IFLYSIB   05383
Unidad Ejecutora - UE
congresos y reuniones científicas
On the collective behavior of self-driven individuals
San Luis Potosí
Workshop; XII Latin American Workshop on Nonlinear Phenomena (LA; 2011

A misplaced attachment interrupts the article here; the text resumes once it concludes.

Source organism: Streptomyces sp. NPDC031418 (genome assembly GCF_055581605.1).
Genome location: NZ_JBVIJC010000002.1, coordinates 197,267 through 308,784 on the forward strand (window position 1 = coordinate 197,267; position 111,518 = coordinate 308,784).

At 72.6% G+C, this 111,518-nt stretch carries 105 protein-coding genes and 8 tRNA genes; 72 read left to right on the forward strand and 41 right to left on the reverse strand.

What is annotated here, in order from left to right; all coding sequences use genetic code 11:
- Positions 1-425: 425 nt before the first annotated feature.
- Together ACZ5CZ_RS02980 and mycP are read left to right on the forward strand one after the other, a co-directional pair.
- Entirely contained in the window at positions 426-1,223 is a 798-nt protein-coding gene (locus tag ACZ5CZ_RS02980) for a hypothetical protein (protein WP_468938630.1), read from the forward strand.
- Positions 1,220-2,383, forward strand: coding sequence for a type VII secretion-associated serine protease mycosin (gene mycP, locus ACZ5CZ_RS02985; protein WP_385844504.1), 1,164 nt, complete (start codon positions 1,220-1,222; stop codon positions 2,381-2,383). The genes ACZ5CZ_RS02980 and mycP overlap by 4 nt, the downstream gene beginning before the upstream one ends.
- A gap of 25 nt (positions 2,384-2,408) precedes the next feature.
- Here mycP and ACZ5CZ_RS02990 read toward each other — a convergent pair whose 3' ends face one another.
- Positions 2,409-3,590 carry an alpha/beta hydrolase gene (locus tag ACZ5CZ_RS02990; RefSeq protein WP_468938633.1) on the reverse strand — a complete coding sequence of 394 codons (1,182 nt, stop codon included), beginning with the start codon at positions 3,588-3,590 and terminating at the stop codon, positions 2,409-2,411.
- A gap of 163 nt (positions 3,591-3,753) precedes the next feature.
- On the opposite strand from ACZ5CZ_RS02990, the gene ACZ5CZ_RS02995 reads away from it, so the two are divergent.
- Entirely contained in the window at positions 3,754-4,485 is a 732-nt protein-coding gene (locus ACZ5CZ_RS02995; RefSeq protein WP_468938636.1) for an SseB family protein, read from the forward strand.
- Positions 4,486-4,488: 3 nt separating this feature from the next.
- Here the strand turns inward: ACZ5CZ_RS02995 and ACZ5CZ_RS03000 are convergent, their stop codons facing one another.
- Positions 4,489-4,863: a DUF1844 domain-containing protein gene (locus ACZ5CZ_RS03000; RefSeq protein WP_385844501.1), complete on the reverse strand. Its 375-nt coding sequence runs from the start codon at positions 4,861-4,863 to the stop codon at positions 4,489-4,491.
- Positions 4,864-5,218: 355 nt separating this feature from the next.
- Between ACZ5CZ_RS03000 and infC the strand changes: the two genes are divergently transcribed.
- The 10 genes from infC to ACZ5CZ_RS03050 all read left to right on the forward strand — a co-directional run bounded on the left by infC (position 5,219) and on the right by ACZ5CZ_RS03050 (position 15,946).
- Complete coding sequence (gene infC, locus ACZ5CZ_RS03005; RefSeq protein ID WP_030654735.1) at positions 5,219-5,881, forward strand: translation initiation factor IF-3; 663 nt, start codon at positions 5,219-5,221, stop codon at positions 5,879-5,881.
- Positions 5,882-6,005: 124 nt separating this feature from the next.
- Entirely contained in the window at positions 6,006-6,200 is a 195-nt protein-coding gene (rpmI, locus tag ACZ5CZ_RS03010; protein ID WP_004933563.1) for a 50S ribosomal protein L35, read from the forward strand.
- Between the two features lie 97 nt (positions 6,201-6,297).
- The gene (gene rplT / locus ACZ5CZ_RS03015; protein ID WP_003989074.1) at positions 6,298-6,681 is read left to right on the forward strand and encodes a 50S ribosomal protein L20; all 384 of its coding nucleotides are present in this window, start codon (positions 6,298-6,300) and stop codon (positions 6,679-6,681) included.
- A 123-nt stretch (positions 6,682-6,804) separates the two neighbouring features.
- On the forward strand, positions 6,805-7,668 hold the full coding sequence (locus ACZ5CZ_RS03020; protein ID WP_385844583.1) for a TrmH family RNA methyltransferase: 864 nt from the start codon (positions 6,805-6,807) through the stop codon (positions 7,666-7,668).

PLENARIA ALBANOThe study of flocking behavior has attracted interdisciplinary interest due not only to theirfascinating characteristics and their ubiquity in all scales, but also for their complex nature.Modeling of swarming and flocking contributes to the understanding of natural phenomenaand becomes relevant for many practical and technological applications, e.g. collective roboticmotion, design and control of artificial micro swimmers, etc. [1-7]. Within this broad context, theVicsek Model (VM) [2], which considers individuals that try to adopt the direction of movementof their interacting neighbors, under the influence of some noise, e.g. due to the environment, hasgained large popularity becoming an archetypical model for the study of the onset of order uponthe interactive displacement of self-driven individuals. The simple rules of the VM guarantee theobservation of a rather complex and interesting critical behavior: an ordered phase of collectivemotion is found for low enough levels of noise, while a disordered phase is observed at high noise.However, the nature of the phase transition between those phases could be of first-or secondorder,depending on the type of considered noise [4,5,7]. The aim of this paper is to investigatethe structural characteristics of the networks formed among the self-driven individuals duringthe farm-from equilibrium stationary states of the VM. We expect that the proposed studywill shed some light on some poorly understood characteristics of the VM, such as the origin of2ordering, as well as on the nature of the order-disorder observed phase transition, i.e. first- versussecond-order. The collective motion of self-driven individuals leads to the formation of complexspatial-temporal patterns. We performed extensive numerical simulations of the VM showing thatthe structure of the clusters formed upon flocking strongly depends on the nature of the noise.By evaluating relevant network properties such as the average path length, the average degree,the clustering coefficient, etc.. We give evidence on the formation of complex structures with aneffective dimension higher than the dimensionality of the space where the actual displacementstake place. Furthermore, these structures are capable to sustain orientationally ordered stateswhen the displacements are suppressed. We conclude that the structural properties of the clustersformed upon flocking strongly depend on the type of noise affecting the interactions betweenindividuals. The relevance of our findings to the understanding of the onset of long-range orderupon flocking is also discussed.References:1. J. L. Deneubourg and S. Goss, Ethology, Ecology, Evolution 1989, 1: 295.2. T. Vicsek, et al., Phys. Rev. Lett. 1995, 75: 1226-1229.3. G. Theraulaz, et al., Proc. Nat. Acad. Sci. 2002, 99: 645.4. C. Huepe and M. Aldana, Phys. Rev. Lett. 2004, 92: 168701.5. G. Gr´egoire, and H. Chat´e, Phys. Rev. Lett. 2004, 92: 025702.6. T. Feder, Phys Today 2007, 60: 28.7. G. Baglietto and E.V. Albano, Phys. Rev. E 2009, 80: 050103(R), 4pp.